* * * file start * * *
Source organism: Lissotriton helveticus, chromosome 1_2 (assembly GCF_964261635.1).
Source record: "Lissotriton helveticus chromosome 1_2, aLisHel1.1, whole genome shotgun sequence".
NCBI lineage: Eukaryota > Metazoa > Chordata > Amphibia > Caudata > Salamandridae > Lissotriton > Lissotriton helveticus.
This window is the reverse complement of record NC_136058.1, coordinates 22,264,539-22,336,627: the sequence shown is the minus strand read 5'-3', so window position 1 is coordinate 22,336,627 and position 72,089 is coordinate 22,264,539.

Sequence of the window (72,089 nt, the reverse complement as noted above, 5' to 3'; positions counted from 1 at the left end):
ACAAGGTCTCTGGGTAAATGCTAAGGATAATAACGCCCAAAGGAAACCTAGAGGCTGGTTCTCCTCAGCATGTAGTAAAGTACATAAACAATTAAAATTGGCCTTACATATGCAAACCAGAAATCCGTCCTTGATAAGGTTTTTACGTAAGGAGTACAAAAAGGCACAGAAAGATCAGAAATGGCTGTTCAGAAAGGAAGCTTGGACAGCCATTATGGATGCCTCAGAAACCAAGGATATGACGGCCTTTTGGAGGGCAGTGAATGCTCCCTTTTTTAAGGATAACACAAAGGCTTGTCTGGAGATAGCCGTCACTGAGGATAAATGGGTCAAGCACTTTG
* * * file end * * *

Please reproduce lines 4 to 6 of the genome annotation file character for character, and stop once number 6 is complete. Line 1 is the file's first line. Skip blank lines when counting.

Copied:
This window is the reverse complement of record NC_136058.1, coordinates 22,264,539-22,336,627: the sequence shown is the minus strand read 5'-3', so window position 1 is coordinate 22,336,627 and position 72,089 is coordinate 22,264,539.

Sequence of the window (72,089 nt, the reverse complement as noted above, 5' to 3'; positions counted from 1 at the left end):
ACAAGGTCTCTGGGTAAATGCTAAGGATAATAACGCCCAAAGGAAACCTAGAGGCTGGTTCTCCTCAGCATGTAGTAAAGTACATAAACAATTAAAATTGGCCTTACATATGCAAACCAGAAATCCGTCCTTGATAAGGTTTTTACGTAAGGAGTACAAAAAGGCACAGAAAGATCAGAAATGGCTGTTCAGAAAGGAAGCTTGGACAGCCATTATGGATGCCTCAGAAACCAAGGATATGACGGCCTTTTGGAGGGCAGTGAATGCTCCCTTTTTTAAGGATAACACAAAGGCTTGTCTGGAGATAGCCGTCACTGAGGATAAATGGGTCAAGCACTTTG